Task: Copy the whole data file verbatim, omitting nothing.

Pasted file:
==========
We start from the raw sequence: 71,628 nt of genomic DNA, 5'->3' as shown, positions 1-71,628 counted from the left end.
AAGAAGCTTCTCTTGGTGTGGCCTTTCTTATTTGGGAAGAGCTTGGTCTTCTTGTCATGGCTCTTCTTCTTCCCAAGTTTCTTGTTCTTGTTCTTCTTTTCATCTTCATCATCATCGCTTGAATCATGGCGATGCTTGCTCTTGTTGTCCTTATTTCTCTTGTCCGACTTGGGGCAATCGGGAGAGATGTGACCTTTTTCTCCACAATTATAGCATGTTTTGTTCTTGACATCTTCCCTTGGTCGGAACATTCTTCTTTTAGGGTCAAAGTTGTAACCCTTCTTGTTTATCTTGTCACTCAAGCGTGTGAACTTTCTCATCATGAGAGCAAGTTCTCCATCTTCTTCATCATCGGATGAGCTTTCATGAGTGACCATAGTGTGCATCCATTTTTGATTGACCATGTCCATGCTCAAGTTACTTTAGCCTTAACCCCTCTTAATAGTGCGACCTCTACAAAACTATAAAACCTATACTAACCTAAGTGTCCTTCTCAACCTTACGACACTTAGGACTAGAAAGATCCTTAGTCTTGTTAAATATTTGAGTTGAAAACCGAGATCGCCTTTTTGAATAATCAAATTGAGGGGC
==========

We start from the raw sequence: 71,628 nt of genomic DNA, 5'->3' as shown, positions 1-71,628 counted from the left end.
AAGAAGCTTCTCTTGGTGTGGCCTTTCTTATTTGGGAAGAGCTTGGTCTTCTTGTCATGGCTCTTCTTCTTCCCAAGTTTCTTGTTCTTGTTCTTCTTTTCATCTTCATCATCATCGCTTGAATCATGGCGATGCTTGCTCTTGTTGTCCTTATTTCTCTTGTCCGACTTGGGGCAATCGGGAGAGATGTGACCTTTTTCTCCACAATTATAGCATGTTTTGTTCTTGACATCTTCCCTTGGTCGGAACATTCTTCTTTTAGGGTCAAAGTTGTAACCCTTCTTGTTTATCTTGTCACTCAAGCGTGTGAACTTTCTCATCATGAGAGCAAGTTCTCCATCTTCTTCATCATCGGATGAGCTTTCATGAGTGACCATAGTGTGCATCCATTTTTGATTGACCATGTCCATGCTCAAGTTACTTTAGCCTTAACCCCTCTTAATAGTGCGACCTCTACAAAACTATAAAACCTATACTAACCTAAGTGTCCTTCTCAACCTTACGACACTTAGGACTAGAAAGATCCTTAGTCTTGTTAAATATTTGAGTTGAAAACCGAGATCGCCTTTTTGAATAATCAAATTGAGGGGC